Steps-By-Step Procedure for Applying Polyurethane Over Danish Oil
Step 1: Prepare the Work Area
Use a vacuum cleaner to ensure your work area is star-free a few hours before starting the project. Also, be sure to work in a well-ventilated workshop, under optimum light to see imperfections.
Step 2: Prepare the Wood Surface
Wear a nose mask and sand the Danish oil coat using 80- or 100-grits sandpaper, then smoothen it with 220-grit sandpaper. Use a dampen tack cloth to clean the wood surface.
Step 3: Apply Danish Oil
Reapply Danish oil and allow about 4-6 hours drying time.
Step 4: Apply Polyurethane Over Danish Oil
In this step, you can use the brush-on method, wipe-on method, or the spray-on technique to apply poly over Danish oil. The result will be similar. I will be using the brush method for flat surfaces.
However, use the wipe-on method for contoured surfaces and the spray-on method for hard-to-reach surfaces.
- Step I: Dip about one-inch of your brush into the poly.
- Step II: Apply the poly by following the direction of the grain (even, long strokes are recommended).
- Step III: Ensure there’re no drips or gaps on your workpiece and allow about 24 hours for it to dry.
Step 5: Wet Sanding the First Layer
Use fine-grit sandpaper (wet it to avoid damaging the finish of the previous polyurethane) for sanding the first coat of the poly.
Step 6: Thin Your Polyurethane
Thin your poly by mixing two parts of oil-based poly with one part mineral spirits. Use distilled water-based polyurethane.
Step 7: Apply the Second and Third Coat
Apply the second coat of poly and allow 24 hours drying time before sanding and applying the third and fourth coats.
How Can You Tell if Polyurethane Is Oil or Water Based?
Looking at the label of the polyurethane container is the easiest way to tell oil-based from water-based.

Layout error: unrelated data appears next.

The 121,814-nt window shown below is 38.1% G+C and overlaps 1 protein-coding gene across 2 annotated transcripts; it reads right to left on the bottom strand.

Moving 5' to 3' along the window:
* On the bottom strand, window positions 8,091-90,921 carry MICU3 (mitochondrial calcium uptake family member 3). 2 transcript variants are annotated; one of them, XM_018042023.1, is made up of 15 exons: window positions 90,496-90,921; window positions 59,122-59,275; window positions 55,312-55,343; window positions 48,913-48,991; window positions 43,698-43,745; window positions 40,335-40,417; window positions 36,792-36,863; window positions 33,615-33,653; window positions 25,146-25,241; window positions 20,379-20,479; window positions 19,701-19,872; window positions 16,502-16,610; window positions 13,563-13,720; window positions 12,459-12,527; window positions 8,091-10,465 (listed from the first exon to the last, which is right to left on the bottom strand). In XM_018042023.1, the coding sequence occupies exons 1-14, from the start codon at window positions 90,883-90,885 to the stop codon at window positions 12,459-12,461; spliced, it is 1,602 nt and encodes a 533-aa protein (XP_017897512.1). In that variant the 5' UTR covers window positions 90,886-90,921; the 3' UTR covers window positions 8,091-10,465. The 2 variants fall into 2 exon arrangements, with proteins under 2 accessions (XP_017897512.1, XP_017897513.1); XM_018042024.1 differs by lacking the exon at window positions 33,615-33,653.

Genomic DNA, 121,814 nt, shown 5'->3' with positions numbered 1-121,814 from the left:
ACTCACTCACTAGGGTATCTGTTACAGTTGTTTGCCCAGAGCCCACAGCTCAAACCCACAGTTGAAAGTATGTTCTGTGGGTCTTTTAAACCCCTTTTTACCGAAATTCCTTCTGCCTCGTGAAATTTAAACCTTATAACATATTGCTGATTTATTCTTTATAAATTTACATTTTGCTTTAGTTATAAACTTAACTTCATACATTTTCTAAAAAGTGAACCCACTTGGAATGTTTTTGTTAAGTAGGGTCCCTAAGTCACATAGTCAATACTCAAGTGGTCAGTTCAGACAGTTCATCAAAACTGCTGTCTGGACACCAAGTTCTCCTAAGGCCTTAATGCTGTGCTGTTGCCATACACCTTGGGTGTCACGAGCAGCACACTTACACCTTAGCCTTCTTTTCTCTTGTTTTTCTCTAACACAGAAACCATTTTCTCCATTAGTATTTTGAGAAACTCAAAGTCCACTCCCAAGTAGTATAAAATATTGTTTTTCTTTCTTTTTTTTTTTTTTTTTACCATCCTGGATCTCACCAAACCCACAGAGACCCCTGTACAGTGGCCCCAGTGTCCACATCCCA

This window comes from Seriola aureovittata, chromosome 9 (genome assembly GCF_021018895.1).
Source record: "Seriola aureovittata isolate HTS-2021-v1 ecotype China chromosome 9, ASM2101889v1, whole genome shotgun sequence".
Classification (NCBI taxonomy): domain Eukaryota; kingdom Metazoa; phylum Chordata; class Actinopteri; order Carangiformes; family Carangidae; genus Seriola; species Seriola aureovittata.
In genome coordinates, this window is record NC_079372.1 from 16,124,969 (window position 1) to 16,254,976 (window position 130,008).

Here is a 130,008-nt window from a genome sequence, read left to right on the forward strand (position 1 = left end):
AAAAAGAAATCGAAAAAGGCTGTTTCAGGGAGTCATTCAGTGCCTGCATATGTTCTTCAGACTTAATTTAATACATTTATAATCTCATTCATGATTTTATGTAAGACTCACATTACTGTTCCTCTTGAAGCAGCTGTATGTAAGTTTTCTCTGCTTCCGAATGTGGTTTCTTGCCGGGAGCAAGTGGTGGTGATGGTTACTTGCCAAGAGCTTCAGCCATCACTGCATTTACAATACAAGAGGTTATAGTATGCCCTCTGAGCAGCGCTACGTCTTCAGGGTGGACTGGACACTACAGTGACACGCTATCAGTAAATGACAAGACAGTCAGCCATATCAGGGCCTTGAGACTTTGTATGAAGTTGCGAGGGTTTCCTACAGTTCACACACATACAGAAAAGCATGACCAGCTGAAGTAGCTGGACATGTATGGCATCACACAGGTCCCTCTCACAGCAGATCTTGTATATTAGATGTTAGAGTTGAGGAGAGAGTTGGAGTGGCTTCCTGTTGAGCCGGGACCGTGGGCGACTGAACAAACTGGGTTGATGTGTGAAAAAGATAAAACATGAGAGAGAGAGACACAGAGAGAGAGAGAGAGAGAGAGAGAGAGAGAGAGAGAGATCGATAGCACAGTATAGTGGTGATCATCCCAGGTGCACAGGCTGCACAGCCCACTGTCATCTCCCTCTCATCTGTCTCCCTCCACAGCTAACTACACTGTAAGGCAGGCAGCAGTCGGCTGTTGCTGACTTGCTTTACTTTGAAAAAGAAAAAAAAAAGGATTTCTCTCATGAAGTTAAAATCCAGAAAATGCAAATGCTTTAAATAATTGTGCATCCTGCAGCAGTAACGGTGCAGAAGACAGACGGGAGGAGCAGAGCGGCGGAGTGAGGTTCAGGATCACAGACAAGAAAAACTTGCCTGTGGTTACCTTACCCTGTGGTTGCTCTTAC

Sounds easy, right?
But is it true?
Well, there might be an error during labeling, so the best way to differentiate the two is to take a look inside. Usually, water-based poly is milky when inside the can. However, its brushes are clear.
How Many Coats of Water Based Polyurethane Should I Use?
If you’re after basic protection, using a minimum of 3 to 4 coats of water-based polyurethane will be a good start. However, you can add more coats if you aren’t on a tight budget.
Again, it is wise to do touch-up coats after a few years to have an ever-good-looking finish on your wood surfaces.
People Also Ask
1. What Can I Put On Top of Danish Oil?
Danish oil doesn’t build like a film finish, so you can put polyurethane over it. You can also use lacquer if you’re working on surfaces that may be exposed to liquids or abrasion. Reapplying oil with and some wet sanding will restore the original luster if it suffers damage.
2. How Long Should Danish Oil Dry Before Polyurethane?
Danish oil finished surfaces may take up to 8-10 hours before use. However, if polyurethane is to be put over it, allow 72 hours before application.
3. Can You Seal Danish Oil?
Yes, you can. Danish oil doesn’t require sealing, but to give it extra hardness and durability, you can use any oil-based varnish, either resin or polyurethane, to seal it.
4. Can You Put Water-Based Polyurethane Over Oil?
Yes, you can put a water-based polyurethane coat over Danish Oil. It will adhere to the finish as long as the Danish oil coat is fully cured.
5. Can I Spray Polyurethane Over Danish Oil Finish?
Yes, you can. Rather than using a brush or wipe-on method, spraying polyurethane over Danish oil is okay. No matter the method you use, poly will bond fine with the oil.
Can You Put Polyurethane Over Danish Oil?
As you’ve read, it is good practice to put polyurethane over Danish oil despite standing on its own.
Polyurethane will make your finish stand out, plus it is durable. It will take you several years before you do maintenance on your project.
To add, polyurethane is tear, abrasion, impact, mold, mildew & fungus resistant that’s why I recommend applying it over Danish oil.
Did I leave out something you wanted to know? Shoot us a comment, and we’ll work towards adding it to this article.